Nick Kristof makes the case for a soda tax:
Mr. Paterson suggested the tax — an 18 percent sales tax on soft drinks and other nondiet sugary beverages — to help raise $400 million a year to plug a hole in the state budget. But it’s also a landmark effort that, if other states follow, could help make us healthier.
Let’s break for a quiz: What was the biggest health care breakthrough in the last 40 years in the United States? Heart bypasses? CAT scans and M.R.I.’s? New cancer treatments?
No, it was the cigarette tax. Every 10 percent price increase on cigarettes reduced sales by about 3 percent over all, and 7 percent among teenagers, according to the 2005 book “Prescription for a Healthy Nation.” Just the 1983 increase in the federal tax on cigarettes saved 40,000 lives per year.
I think there’s a reasonable case to be made that diet soda shouldn’t be exempt from the tax. I’m a Diet Coke man myself, but my understanding is that the research into how much healthier that really is is somewhat ambiguous, and I think enforcement of a soda tax could be made a lot easier if we didn’t add exemptions. But Kristof is on the right track here. As liberals tend to do, I would like to see the government spend more money on infrastructure and social services. I think it’s important that we pay teachers enough to recruit an adequate number of people into the profession. And beyond teaching, we probably need to spend more on a range of civil service salaries. We need to upgrade our infrastructure and we need to make sure children aren’t going hungry. We need to do a whole lot of stuff, and it would cost a whole lot of money to do everything I’d like to see us do. A lot of money can be found for that stuff, over the long run, by reducing the amount of money we spend on non-productive things like defense and medical waste. But ultimately there’s some need for taxes.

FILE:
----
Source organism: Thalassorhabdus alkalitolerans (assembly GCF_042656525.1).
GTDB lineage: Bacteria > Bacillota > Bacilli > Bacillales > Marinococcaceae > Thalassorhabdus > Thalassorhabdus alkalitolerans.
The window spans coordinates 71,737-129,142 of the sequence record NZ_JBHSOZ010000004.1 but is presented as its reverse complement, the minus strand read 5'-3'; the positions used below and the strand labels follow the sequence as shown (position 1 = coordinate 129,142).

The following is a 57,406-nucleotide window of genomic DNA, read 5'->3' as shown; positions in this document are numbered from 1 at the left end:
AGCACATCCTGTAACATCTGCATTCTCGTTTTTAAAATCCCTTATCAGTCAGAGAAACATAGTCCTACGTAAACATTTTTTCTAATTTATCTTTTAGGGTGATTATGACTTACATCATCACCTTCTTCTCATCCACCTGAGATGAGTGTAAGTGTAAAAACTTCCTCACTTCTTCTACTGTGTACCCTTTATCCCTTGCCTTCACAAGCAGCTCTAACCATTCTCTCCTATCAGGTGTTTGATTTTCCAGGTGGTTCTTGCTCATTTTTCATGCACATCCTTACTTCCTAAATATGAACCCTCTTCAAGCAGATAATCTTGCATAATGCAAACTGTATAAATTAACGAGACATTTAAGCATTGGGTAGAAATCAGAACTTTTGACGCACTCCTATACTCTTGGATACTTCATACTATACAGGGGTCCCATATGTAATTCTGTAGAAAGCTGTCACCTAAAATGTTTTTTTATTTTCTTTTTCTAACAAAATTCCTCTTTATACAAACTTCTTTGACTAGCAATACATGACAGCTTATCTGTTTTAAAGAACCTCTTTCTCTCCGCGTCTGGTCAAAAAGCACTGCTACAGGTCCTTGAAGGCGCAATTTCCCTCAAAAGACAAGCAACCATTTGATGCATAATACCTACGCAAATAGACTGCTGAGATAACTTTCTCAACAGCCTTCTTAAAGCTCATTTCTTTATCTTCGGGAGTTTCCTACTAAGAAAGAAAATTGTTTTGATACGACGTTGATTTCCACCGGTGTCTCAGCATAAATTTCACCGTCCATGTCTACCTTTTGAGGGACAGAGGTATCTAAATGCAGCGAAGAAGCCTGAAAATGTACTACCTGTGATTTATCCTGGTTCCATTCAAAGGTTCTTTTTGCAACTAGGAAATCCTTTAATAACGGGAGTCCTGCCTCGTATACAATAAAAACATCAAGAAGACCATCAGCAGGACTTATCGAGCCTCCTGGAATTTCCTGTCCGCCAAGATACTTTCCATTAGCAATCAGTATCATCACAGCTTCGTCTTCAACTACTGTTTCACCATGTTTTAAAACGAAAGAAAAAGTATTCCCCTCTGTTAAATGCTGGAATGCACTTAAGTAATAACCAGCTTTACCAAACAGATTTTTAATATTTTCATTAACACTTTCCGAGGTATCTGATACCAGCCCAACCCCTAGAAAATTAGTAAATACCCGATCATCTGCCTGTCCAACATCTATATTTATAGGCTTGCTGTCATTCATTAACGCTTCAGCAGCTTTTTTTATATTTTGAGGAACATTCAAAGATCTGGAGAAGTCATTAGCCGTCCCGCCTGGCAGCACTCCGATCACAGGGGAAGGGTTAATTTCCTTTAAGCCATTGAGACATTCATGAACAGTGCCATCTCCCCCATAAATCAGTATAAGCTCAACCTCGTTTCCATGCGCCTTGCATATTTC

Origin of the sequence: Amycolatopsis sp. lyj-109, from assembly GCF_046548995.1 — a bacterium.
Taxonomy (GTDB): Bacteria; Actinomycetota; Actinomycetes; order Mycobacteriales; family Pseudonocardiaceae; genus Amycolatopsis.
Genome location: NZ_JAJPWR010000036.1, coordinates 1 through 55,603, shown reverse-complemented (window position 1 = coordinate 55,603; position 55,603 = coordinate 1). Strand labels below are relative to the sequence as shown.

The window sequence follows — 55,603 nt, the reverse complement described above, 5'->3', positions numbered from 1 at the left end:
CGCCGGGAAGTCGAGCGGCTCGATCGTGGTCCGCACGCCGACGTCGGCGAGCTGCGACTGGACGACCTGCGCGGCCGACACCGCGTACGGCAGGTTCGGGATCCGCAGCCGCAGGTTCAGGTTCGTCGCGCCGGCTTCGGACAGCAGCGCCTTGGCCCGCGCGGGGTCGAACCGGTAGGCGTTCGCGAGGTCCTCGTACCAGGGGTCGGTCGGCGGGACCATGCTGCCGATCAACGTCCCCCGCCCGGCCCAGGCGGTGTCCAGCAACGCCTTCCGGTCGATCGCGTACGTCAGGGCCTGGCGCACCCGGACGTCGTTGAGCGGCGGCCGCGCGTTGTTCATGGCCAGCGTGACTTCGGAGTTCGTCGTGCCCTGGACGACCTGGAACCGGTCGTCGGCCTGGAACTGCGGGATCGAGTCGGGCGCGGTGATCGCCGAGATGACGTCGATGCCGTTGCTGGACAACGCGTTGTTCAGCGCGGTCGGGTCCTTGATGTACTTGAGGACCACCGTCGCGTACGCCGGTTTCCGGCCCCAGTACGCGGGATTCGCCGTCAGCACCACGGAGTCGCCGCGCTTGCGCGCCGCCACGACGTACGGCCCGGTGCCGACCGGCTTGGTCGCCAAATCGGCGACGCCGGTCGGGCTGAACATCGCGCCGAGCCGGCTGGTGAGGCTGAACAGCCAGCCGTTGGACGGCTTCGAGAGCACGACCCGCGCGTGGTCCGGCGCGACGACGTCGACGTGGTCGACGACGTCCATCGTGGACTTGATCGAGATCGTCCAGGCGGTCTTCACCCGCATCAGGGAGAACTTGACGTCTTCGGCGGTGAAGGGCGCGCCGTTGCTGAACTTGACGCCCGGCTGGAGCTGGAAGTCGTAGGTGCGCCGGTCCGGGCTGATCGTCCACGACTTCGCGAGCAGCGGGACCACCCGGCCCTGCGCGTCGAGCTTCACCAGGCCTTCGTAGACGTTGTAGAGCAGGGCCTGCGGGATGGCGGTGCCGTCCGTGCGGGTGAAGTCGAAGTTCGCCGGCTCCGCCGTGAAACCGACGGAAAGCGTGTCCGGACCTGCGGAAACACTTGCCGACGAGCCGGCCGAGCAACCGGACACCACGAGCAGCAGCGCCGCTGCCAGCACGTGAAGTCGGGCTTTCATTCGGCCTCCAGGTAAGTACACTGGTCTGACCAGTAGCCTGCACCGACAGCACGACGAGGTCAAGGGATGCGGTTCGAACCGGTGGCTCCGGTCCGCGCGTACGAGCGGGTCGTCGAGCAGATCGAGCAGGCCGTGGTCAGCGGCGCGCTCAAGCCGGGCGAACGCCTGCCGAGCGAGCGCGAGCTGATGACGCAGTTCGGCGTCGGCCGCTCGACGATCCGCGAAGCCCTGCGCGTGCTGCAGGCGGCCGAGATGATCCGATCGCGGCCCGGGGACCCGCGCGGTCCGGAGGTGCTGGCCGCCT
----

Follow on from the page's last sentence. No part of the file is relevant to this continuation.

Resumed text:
And while tax increases to fund useful services are things worth doing, it is worth considering the economic impact of taxes. Taxing the work people do can have a net beneficial impact on the economy if the tax revenue is spent on something adequately useful. But all else being equal, it does create a drag on the economy. Taxing cigarettes and soda and so forth, by contrast, mostly pushes people toward better healthy outcomes and therefore does something to boost quality of life and economic growth. And on top of that, it creates revenue that can be used for useful things. You wouldn’t want to try to fund the public sector entirely through vice taxes lest you wind up with black markets, perverse incentives, and a highly regressive code. But levied at a moderate rate, vice taxes can raise a lot of funds while having a modest-but-real positive impact on lifestyle choices and health outcomes. It’s something we ought to rely more on.